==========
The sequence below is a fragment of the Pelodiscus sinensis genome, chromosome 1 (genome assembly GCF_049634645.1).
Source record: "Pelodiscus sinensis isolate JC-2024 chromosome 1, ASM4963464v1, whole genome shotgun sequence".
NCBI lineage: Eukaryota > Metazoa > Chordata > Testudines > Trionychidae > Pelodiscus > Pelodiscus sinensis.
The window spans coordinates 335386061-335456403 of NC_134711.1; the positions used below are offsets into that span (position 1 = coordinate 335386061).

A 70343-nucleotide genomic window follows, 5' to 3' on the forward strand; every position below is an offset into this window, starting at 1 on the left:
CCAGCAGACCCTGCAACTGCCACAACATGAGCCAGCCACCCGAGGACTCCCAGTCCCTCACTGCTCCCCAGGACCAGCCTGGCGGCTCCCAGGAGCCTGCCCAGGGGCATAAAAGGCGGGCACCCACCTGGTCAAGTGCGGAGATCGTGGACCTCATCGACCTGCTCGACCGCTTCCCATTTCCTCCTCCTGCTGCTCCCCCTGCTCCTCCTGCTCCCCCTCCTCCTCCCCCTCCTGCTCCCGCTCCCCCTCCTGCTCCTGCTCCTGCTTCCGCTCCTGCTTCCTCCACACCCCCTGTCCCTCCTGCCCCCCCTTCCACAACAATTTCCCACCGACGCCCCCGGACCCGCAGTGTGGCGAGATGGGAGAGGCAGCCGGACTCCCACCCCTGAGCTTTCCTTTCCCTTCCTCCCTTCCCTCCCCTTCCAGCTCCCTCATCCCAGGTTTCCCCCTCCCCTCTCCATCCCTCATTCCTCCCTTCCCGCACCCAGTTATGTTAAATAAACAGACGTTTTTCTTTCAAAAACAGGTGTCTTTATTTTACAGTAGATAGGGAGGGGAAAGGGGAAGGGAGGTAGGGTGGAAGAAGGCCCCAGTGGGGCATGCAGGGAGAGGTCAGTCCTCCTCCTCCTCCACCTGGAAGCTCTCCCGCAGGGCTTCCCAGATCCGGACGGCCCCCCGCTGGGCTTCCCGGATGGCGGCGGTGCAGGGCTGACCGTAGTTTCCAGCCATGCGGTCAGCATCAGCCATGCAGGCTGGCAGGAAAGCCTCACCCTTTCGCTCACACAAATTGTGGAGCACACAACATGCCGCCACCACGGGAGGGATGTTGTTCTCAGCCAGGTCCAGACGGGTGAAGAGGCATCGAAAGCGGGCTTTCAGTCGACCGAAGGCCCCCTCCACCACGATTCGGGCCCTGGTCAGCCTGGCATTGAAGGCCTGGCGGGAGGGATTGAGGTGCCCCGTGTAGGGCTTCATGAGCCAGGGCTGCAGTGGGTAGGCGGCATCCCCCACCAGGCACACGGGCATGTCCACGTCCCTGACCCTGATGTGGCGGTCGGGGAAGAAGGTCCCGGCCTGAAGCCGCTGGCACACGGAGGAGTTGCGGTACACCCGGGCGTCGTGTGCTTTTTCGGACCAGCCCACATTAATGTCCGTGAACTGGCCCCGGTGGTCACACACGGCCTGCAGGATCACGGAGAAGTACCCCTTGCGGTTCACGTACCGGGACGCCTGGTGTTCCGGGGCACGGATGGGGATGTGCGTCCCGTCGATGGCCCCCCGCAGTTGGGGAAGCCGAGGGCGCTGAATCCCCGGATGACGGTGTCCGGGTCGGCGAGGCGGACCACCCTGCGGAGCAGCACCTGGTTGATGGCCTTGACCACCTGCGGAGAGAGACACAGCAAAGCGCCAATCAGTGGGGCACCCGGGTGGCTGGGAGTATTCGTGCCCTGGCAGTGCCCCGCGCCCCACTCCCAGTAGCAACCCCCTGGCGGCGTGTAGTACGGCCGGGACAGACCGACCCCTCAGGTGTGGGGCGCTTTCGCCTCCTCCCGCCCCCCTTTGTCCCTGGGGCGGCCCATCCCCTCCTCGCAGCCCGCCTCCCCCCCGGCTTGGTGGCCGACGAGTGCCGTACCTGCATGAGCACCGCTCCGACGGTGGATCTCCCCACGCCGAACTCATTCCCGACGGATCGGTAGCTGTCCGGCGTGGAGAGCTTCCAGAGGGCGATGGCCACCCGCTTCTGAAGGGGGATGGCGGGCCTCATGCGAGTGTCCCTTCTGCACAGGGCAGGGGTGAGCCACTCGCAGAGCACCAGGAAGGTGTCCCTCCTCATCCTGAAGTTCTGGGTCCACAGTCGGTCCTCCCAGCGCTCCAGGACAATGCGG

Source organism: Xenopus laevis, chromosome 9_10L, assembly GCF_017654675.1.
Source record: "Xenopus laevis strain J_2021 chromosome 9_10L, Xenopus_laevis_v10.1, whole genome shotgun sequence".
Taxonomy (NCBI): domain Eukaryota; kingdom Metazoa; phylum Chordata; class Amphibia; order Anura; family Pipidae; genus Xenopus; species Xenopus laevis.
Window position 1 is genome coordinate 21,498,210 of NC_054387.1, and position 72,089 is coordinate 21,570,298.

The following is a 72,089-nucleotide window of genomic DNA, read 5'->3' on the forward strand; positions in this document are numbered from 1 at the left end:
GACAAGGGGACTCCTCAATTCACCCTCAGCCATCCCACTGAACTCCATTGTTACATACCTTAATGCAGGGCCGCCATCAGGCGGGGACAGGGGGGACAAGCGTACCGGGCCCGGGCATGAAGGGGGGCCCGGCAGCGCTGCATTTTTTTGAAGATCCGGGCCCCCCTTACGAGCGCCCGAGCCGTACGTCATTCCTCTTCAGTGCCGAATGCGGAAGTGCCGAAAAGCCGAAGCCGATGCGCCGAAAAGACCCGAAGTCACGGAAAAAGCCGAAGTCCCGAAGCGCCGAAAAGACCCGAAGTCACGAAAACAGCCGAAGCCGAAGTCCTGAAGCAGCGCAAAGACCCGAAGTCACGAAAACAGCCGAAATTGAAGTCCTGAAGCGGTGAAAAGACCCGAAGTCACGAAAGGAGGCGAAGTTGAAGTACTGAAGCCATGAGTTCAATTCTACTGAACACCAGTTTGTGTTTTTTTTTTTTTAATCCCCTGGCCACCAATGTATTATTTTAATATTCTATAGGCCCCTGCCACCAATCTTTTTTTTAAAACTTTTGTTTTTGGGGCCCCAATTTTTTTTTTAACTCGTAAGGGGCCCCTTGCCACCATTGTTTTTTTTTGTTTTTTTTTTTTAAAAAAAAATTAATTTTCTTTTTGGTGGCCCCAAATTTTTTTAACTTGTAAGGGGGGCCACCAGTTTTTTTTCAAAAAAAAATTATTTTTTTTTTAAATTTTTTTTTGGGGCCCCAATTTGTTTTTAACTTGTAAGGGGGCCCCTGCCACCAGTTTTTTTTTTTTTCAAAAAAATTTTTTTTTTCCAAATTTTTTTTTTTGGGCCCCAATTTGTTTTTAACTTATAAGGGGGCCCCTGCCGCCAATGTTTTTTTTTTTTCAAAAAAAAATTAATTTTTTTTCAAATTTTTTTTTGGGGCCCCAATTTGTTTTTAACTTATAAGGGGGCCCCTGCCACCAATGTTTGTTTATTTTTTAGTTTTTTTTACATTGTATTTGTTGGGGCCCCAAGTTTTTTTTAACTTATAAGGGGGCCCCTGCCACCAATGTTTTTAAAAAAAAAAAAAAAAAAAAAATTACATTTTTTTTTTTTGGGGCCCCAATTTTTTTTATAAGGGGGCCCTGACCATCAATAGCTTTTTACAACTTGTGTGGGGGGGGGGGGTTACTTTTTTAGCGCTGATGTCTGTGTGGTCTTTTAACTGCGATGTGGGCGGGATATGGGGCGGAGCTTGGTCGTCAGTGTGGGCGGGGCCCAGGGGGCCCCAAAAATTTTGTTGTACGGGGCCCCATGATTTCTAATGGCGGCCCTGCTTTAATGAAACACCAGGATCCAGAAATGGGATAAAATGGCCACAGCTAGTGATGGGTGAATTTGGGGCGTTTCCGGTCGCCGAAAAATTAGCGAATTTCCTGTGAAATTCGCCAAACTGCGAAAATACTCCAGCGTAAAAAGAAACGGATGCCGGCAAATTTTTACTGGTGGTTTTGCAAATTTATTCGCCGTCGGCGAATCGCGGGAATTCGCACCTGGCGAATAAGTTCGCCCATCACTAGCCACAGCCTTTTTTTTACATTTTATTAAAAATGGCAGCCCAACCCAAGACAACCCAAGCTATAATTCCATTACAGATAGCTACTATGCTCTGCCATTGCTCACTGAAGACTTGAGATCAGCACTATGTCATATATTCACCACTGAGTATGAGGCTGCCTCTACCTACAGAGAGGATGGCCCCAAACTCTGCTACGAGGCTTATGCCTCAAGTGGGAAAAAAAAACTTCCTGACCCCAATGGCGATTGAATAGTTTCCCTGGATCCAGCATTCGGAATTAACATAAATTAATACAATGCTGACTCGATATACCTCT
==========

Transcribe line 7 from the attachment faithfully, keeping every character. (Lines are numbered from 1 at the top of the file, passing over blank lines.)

Source organism: Xenopus laevis, chromosome 9_10L, assembly GCF_017654675.1.